LEDs are stealing the spotlight thanks to Dutch design studio Vantot
Esther Jongsma and Sam van Gurp’s nature-inspired lamps are low-voltage and high-style.
Following in the footsteps of some of history’s most iconic design duos, Esther Jongsma and Sam van Gurp met whilst studying at University—Netherlands’ prestigious Design Academy Eindhoven to be precise. But they didn’t form their partnership right away. Following their graduation, Jongsma and van Gurp spent a few years working separately before merging to form Vantot in 2015.
In the years since then, the duo—who are partners in life as well as in design—has made a name for themselves creating celestial and nature-inspired designs that celebrate LED technology. No longer up-and-coming talents, they have an extensive portfolio of interesting designs, which they develop from their 3,200-square-foot studio in Sectie-C, a former factory site in the Tongelre district of Eindhoven where we were introduced to their work during Dutch Design Week.
Vantot takes a different approach to traditional lighting designers by focusing on innovative, low voltage objects that step away from the conventional concept of a lamp and a power cord. Instead, they design objects that are fully conductive while safe to touch. It’s a vision that has informed their practice since the beginning.
For their first collaboration, the design duo was inspired by the sun as a constant source of light, which is only dimmed or blocked by movements in the solar system. Called Exploded View, they developed the design whilst studying together. It consists of a lamp whose LED module functions like a pendant that can be moved in and out of its shade using a pull cord. As it goes in and out it casts different lighting effects in the surrounding space.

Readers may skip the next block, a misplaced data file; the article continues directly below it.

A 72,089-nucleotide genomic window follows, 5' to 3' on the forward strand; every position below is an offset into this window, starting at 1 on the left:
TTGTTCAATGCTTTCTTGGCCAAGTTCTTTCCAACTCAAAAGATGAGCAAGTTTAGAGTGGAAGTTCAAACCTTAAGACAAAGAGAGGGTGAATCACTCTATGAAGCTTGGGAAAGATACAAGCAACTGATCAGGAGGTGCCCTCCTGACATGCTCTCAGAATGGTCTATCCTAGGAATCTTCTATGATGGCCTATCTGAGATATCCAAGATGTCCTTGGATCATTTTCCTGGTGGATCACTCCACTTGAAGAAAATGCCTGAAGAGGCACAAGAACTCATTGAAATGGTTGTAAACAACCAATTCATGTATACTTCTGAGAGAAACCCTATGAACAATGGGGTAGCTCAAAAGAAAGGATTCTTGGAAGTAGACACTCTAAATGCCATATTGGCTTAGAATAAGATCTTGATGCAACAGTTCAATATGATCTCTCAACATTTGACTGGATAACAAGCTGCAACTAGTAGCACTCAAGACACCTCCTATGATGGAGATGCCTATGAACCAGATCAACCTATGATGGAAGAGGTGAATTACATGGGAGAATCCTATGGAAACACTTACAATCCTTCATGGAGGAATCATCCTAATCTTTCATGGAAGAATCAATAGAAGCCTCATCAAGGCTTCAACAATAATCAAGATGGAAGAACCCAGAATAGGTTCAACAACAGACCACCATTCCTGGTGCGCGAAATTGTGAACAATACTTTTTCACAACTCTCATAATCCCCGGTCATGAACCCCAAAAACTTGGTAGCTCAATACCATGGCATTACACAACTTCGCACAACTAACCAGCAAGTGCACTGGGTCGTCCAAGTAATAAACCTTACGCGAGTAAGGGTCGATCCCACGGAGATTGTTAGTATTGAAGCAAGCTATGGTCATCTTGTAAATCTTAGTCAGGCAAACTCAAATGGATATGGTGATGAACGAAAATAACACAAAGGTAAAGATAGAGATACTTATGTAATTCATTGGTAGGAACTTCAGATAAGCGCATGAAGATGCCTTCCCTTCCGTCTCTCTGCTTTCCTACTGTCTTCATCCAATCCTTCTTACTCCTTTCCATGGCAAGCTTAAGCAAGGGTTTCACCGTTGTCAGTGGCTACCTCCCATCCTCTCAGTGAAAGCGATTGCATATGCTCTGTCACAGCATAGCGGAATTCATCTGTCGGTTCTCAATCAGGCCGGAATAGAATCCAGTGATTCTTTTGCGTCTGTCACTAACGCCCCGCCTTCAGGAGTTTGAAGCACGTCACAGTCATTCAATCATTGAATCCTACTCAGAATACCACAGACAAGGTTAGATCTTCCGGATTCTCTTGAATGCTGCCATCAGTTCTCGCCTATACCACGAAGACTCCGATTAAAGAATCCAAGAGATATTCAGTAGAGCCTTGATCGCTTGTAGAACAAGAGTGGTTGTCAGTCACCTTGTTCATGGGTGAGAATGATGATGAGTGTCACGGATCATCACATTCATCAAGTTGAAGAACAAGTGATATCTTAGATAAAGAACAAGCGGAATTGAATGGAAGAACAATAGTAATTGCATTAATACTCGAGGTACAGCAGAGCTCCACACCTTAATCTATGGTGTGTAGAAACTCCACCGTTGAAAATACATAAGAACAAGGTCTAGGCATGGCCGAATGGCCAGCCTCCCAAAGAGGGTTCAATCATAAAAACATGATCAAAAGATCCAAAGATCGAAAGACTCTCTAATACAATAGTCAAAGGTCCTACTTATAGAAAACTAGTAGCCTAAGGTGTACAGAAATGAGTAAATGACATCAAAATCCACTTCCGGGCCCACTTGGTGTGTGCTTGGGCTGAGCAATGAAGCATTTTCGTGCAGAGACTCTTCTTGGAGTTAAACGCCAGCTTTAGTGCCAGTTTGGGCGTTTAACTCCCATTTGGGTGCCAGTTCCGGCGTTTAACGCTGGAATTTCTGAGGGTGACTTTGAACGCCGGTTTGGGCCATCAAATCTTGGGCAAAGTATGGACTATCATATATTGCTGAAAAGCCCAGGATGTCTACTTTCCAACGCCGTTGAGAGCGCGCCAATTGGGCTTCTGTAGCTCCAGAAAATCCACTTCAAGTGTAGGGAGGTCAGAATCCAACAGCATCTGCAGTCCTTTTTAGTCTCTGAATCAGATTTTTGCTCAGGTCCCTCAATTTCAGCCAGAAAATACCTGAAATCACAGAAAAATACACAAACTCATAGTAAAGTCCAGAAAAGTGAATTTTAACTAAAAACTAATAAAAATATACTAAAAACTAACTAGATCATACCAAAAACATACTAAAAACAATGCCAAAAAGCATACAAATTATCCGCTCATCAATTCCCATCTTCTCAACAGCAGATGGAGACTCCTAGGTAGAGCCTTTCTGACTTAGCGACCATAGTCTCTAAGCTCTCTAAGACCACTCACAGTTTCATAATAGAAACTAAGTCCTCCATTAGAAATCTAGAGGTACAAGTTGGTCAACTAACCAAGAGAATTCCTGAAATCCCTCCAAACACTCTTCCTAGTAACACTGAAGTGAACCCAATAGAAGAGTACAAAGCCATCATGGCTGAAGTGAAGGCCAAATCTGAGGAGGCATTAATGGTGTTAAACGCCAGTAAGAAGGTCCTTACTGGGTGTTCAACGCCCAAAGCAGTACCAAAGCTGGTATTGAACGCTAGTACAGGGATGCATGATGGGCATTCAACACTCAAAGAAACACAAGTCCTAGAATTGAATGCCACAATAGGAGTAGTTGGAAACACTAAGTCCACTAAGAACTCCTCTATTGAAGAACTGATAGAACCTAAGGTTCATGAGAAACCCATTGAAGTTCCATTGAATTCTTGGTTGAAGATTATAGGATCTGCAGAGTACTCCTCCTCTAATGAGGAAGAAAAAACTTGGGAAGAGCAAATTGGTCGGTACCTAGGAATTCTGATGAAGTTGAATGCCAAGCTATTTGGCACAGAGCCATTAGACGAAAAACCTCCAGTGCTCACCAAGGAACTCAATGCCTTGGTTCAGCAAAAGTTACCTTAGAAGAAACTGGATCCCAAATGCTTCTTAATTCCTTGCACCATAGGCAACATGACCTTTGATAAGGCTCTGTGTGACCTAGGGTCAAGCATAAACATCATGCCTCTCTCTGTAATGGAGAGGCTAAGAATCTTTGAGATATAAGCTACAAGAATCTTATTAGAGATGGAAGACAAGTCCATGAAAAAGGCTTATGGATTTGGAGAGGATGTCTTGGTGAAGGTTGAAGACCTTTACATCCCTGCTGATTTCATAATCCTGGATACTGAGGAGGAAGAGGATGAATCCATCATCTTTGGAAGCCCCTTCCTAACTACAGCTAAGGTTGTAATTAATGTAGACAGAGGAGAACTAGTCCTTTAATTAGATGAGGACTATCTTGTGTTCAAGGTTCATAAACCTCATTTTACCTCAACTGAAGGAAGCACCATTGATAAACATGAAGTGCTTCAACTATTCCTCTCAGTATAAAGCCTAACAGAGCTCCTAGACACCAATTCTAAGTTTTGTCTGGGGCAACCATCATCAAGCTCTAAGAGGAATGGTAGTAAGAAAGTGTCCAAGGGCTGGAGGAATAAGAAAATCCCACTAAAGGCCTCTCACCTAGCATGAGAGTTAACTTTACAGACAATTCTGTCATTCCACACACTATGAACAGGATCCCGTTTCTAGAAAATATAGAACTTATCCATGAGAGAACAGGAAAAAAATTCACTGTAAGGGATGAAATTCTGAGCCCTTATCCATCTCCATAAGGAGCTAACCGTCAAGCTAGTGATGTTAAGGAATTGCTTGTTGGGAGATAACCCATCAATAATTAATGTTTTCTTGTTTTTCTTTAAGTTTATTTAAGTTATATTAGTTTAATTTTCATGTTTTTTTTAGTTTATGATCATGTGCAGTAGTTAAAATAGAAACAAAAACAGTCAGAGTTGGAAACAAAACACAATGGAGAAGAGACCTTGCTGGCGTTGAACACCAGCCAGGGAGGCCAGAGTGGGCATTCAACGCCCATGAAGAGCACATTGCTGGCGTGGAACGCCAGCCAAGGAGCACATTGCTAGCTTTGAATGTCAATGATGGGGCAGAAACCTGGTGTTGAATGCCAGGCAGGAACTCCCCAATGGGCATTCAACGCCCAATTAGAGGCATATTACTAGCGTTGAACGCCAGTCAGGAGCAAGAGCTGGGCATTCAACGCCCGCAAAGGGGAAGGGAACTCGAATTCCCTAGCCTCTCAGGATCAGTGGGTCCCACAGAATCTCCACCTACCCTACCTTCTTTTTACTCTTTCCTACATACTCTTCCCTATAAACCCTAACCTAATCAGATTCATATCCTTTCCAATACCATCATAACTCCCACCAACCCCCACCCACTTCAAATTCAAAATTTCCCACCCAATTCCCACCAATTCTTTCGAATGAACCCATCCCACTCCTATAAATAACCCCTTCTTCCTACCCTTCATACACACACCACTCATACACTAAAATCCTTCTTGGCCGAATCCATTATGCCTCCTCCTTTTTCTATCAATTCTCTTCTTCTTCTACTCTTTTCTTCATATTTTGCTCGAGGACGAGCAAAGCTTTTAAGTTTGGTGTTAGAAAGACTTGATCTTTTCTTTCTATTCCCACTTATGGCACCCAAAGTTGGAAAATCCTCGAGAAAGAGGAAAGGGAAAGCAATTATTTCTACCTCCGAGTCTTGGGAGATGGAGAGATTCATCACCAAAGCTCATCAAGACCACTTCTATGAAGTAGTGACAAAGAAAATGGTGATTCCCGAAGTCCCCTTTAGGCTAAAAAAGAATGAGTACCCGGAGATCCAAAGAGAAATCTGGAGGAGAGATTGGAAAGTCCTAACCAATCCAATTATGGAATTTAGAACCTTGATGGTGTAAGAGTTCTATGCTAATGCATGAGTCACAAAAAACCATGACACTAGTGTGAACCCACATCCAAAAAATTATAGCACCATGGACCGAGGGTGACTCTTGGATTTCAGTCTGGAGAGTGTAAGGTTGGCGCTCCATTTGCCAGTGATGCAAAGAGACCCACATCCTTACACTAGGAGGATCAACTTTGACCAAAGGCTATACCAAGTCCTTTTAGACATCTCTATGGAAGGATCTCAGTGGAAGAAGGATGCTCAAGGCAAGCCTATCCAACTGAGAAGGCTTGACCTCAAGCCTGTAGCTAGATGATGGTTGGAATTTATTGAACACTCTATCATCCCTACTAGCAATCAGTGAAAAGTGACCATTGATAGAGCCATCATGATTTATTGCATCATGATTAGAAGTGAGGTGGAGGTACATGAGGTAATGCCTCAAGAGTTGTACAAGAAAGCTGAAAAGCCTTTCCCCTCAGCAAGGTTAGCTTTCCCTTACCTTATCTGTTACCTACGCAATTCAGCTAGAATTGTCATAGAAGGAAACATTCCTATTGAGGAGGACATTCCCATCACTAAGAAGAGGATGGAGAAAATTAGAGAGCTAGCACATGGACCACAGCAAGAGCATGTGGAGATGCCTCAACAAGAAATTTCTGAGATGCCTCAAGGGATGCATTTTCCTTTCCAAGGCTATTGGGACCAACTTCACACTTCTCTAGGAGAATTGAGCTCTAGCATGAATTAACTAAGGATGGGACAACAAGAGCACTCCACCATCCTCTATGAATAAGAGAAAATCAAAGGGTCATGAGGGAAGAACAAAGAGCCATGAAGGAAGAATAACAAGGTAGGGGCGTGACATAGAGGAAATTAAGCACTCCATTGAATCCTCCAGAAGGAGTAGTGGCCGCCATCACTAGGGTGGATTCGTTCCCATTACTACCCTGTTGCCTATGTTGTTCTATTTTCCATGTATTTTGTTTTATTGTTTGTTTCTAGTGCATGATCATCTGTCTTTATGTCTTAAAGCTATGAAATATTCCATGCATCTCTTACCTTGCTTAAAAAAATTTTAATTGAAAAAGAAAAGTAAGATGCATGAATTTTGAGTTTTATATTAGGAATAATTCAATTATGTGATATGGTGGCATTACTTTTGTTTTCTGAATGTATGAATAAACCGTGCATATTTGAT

Meanwhile, collections like the V-V-V Series and the O-O-O series feature modular curtains of ornate lighting elements that appear like UFOs. The V-V-V series is Art Deco in style while the O-O-O series uses disc-shaped hoods to reflect light. Both can either be set against a wall or used to divide spaces.
Unlike the usual electrical devices and their sheathed cables, the VVV module is a fully conductive low-voltage element as in all of the studio’s designs. The result is a stainless-steel lattice that functions as one big electrical circuit. Each element is composed of LEDs that have been sandblasted to soften the emitted light and clipped directly onto the wires.
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Vantot has a fleet of major clients including Twitter, Crown Hotels and Marriott. One of their earliest was Microsoft, which featured the Exploded View inside its Seattle headquarters. For Eindhoven’s Victoria Park, they designed motion-sensitive solar lamps called Sunseekers comprising strings of disk-shaped elements suspended between poles illuminating walkways. The design is representative of the studio’s more limited edition pieces.
Other designs that draw from nature include the Feather family, which consists of free-formed structures with various interchangeable hand-blown LED bulbs. These bulbs can be attached to a series of barb-like prongs to alter the intensity of the light. Here, the free-flowing electricity is the lamp’s most versatile feature.
“We often start from a very technical goal which inspires us,” explains Jongsma. “We often use the material from the design itself to provide electricity and we work a lot with conductive materials. Next to that we place materials that diffuse the light—those two aspects define our designs.”
For them, it’s all about discovering new ways of doing things. “Our Floating Lights are a good example,” says Jongsma of one of the studio’s most striking designs. The system is made up of remarkable pendants that hang in a cluster like jellyfish. Alternatively, the light sculpture can be infinitely extended and personalised to create bespoke designs.
“It becomes possible to make huge installations of light without wasting metal. The bending of the wire is a really clean production process—simply cut and continue. It’s Much better for the environment than laser cutting.”
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With every new design, Vantot shows how poetic and beautiful contemporary LED techniques can be, while shining a positive light on the idea of exposed electrical currents. At present, Vantot is looking at ways to generate light from sources of kinetic energy. Beyond this, Jongsma and Vangurp are hoping to create stand-alone lighting without cords or lattice structures altogether.
“Our goal in the future is to not have to use the grid anymore,” Jongsma says. “Imagine streetlights which you can just place in the street without connecting them to an electricity source.”